What can you do when your hospital bans VBAC?
Amber recently left this comment on the Quick Facts page:
i am pregnant for the second time my first child was delivered by c-section my goal is to have my second child natural but the obgyns in my area will not allow someone who has had a c-section to have a natural birth they said it is hospital policy what would you recommend?
First educate yourself and then you can take action. You have many options.
I suggest you review the following documents and provide a copy to your health care provider: the most recent ACOG VBAC guidelines, the National Institute of Heath’s 2010 VBAC Statement, and the article VBAC ban rationale is irrational.
Next, read through the steps of planning a VBAC and familiarize yourself with the misinformation that some OBs have used to persuade women to schedule repeat cesareans, so if you hear these same lies, you can identify them: Another VBAC Consult Misinforms, Scare tactics vs. informed consent, and A father says, Why invite the risk of VBAC?.
Additionally, it’s important to know that there are many birth myths rampant on the internet that misrepresent the primary risk of VBAC by minimizing the risk of uterine rupture such as “the risk of uterine rupture in a VBAC mom is similar to (or double) that of an unscarred mom’s risk,” or “the risk of uterine rupture in an induced, unscarred mom is the same as a VBAC mom,” or “a VBAC mom is more likely to be bitten by a shark or struck by lightning than have an uterine rupture.” Again, all these statements are false. And if you see a blog report really low uterine rupture or mortality rates, it’s likely the result of home VBAC in order to avoid all that (almost certain) drama in the hospital. So, I went to my Facebook peeps and got their suggestions and they did not disappoint!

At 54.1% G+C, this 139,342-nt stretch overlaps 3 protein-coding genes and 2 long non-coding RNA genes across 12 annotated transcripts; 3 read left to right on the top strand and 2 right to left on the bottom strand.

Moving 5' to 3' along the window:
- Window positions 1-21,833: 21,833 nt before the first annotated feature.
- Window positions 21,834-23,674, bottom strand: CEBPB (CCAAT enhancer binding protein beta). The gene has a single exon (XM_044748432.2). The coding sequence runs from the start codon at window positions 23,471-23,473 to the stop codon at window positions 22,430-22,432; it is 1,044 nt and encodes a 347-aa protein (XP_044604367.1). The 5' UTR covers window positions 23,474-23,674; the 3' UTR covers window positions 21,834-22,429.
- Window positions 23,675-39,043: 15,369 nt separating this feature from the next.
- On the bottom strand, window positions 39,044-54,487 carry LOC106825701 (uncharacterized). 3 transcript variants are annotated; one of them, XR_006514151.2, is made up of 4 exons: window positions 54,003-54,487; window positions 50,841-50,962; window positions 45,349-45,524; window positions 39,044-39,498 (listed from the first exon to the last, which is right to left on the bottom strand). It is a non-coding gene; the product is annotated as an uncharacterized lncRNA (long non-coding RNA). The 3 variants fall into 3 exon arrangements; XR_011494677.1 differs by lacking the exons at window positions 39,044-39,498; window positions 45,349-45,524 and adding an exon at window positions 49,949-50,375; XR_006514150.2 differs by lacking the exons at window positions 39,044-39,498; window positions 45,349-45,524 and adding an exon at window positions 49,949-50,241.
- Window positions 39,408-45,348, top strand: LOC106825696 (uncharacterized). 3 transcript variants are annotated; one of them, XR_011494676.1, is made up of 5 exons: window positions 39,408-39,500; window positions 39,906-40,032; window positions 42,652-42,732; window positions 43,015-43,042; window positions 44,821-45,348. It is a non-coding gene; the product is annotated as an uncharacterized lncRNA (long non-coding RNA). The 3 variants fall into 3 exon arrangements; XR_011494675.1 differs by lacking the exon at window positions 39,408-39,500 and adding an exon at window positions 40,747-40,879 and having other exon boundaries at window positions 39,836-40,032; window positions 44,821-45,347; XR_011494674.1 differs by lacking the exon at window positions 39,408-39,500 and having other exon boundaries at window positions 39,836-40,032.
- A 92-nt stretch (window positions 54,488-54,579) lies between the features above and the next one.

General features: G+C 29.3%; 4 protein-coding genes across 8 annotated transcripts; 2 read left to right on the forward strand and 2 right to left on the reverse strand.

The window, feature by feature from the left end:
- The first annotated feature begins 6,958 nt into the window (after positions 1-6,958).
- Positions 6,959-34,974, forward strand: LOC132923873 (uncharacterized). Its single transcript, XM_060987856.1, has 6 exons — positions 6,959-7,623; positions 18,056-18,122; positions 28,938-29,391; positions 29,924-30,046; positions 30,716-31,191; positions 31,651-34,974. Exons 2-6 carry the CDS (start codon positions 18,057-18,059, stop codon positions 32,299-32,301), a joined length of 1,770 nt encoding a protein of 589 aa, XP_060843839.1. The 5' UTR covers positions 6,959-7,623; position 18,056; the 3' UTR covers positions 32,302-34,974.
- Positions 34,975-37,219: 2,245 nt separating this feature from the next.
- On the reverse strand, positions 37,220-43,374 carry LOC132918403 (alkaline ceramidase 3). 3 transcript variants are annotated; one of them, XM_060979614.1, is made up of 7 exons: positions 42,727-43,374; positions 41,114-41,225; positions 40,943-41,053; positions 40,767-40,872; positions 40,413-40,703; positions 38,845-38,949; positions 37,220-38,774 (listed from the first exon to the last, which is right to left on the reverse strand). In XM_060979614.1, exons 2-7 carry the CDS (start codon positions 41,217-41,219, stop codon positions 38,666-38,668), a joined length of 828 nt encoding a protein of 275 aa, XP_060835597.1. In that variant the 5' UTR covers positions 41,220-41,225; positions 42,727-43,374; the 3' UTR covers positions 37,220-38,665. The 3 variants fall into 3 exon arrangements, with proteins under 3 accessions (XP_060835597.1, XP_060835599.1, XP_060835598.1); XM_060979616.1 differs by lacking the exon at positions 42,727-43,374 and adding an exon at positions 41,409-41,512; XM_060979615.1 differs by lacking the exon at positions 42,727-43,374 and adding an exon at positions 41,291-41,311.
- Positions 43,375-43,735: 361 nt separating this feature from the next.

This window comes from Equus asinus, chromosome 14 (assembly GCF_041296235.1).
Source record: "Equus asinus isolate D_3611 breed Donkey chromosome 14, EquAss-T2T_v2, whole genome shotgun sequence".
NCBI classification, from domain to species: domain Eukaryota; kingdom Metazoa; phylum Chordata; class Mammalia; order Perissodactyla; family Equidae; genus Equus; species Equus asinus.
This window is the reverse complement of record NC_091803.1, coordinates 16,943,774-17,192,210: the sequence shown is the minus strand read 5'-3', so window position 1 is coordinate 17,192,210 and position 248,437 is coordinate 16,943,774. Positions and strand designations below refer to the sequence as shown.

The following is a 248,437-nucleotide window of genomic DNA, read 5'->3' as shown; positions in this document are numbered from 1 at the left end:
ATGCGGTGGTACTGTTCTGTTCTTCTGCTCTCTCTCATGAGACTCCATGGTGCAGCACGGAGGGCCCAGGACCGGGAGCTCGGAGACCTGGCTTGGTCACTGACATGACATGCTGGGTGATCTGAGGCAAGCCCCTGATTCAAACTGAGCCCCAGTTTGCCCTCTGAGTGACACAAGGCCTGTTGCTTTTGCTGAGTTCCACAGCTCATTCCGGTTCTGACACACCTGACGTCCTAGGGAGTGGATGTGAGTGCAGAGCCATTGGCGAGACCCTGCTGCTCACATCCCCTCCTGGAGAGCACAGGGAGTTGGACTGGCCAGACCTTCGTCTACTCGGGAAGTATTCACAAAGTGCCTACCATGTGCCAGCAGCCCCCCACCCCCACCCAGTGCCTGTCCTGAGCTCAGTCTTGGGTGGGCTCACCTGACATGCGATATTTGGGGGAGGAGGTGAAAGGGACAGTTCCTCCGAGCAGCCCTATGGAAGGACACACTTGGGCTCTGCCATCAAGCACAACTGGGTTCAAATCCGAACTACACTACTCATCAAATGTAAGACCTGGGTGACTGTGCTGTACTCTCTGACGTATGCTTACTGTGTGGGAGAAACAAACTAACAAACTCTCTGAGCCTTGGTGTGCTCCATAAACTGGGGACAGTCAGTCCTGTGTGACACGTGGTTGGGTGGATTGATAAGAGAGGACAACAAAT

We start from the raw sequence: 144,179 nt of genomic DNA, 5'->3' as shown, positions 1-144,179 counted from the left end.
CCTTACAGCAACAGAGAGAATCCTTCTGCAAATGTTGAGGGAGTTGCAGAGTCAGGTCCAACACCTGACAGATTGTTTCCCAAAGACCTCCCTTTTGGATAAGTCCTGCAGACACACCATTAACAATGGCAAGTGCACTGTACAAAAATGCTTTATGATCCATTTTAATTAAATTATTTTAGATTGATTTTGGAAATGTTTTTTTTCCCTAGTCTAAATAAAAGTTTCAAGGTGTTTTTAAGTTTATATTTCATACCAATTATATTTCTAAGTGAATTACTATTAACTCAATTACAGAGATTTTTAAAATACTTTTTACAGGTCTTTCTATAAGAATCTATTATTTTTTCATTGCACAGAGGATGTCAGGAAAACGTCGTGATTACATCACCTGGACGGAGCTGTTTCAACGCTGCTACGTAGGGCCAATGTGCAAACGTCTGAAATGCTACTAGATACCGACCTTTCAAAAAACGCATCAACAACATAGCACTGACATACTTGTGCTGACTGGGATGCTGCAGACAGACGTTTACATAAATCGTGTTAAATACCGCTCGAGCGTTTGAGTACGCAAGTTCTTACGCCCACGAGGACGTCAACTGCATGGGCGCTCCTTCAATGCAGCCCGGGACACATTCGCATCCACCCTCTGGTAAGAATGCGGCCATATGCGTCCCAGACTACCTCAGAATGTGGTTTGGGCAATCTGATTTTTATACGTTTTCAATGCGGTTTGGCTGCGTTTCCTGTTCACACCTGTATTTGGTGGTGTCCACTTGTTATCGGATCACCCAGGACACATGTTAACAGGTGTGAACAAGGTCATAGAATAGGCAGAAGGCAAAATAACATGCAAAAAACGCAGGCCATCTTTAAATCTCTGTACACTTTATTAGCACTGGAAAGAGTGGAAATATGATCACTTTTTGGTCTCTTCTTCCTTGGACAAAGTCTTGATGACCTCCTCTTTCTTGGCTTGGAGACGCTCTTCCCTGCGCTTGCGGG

Here are their ideas in their own words…
1. Let hospital administrators and the board of directors know.
Mamas that are passing on a hospital because of their VBAC policy, need to then write the hospital administrators and the boards of directors to tell them that they birthed at XXX Hospital instead of theirs because of their VBAC policy. Hospitals need to hear that they are losing births (aka $$$) because of their policies.
2. Find an ICAN chapter near you.
She needs to get in touch with her closest local ICAN chapter TODAY. They will know details on the exact situation in her area. She should not put stock in what one person tells her- there is a lot of misinformation and myth out there. She can find both a local chapter and information about fighting a VBAC ban at www.ican-online.org
3. Sign a waiver and exercise your legal right to refuse surgery.
I had a VBAC at a hospital where no doctor staff supported it but low and behold all the nurses were amazing! I went in at 5 cm and 3 hours later baby was in my arms. Strong support is a must – I had a midwife, my husband, mom and sister. Stay focused. Don’t sign anything- except the refusal of c/section form- get in there and push your baby out!
and . . .
I would encourage her to ask to see this policy & ask if she would be allowed to sign a waiver. Ask friends if anyone they know has VBAC’d there or at another area facility. I had an experience in my last VBAC where I was told of a “policy” that didn’t really exist except in that person’s mind.